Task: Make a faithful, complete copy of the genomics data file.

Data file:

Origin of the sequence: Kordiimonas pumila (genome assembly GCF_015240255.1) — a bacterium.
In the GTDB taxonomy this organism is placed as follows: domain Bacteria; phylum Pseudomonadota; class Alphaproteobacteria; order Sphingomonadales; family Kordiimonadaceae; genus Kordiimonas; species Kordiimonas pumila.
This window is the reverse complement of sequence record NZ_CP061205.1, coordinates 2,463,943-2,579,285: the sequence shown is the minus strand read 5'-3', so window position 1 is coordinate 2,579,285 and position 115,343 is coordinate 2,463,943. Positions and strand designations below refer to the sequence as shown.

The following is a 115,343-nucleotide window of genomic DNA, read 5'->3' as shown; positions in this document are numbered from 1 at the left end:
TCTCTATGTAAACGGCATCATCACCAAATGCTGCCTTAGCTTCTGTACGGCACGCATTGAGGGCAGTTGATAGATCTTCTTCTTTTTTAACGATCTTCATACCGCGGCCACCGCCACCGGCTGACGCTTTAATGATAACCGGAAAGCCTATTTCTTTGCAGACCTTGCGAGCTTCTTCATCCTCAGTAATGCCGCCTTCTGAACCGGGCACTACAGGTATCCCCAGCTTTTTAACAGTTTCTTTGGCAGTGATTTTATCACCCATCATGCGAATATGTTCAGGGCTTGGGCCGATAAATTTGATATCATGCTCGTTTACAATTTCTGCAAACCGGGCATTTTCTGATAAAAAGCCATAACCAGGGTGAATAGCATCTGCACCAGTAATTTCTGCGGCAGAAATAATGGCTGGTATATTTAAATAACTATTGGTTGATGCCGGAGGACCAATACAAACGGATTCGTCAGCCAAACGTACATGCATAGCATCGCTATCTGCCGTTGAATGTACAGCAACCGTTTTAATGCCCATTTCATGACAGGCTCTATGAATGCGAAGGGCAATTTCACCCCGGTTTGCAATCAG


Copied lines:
Origin of the sequence: Kordiimonas pumila (genome assembly GCF_015240255.1) — a bacterium.
In the GTDB taxonomy this organism is placed as follows: domain Bacteria; phylum Pseudomonadota; class Alphaproteobacteria; order Sphingomonadales; family Kordiimonadaceae; genus Kordiimonas; species Kordiimonas pumila.
This window is the reverse complement of sequence record NZ_CP061205.1, coordinates 2,463,943-2,579,285: the sequence shown is the minus strand read 5'-3', so window position 1 is coordinate 2,579,285 and position 115,343 is coordinate 2,463,943. Positions and strand designations below refer to the sequence as shown.

The following is a 115,343-nucleotide window of genomic DNA, read 5'->3' as shown; positions in this document are numbered from 1 at the left end:
TCTCTATGTAAACGGCATCATCACCAAATGCTGCCTTAGCTTCTGTACGGCACGCATTGAGGGCAGTTGATAGATCTTCTTCTTTTTTAACGATCTTCATACCGCGGCCACCGCCACCGGCTGACGCTTTAATGATAACCGGAAAGCCTATTTCTTTGCAGACCTTGCGAGCTTCTTCATCCTCAGTAATGCCGCCTTCTGAACCGGGCACTACAGGTATCCCCAGCTTTTTAACAGTTTCTTTGGCAGTGATTTTATCACCCATCATGCGAATATGTTCAGGGCTTGGGCCGATAAATTTGATATCATGCTCGTTTACAATTTCTGCAAACCGGGCATTTTCTGATAAAAAGCCATAACCAGGGTGAATAGCATCTGCACCAGTAATTTCTGCGGCAGAAATAATGGCTGGTATATTTAAATAACTATTGGTTGATGCCGGAGGACCAATACAAACGGATTCGTCAGCCAAACGTACATGCATAGCATCGCTATCTGCCGTTGAATGTACAGCAACCGTTTTAATGCCCATTTCATGACAGGCTCTATGAATGCGAAGGGCAATTTCACCCCGGTTTGCAATCAG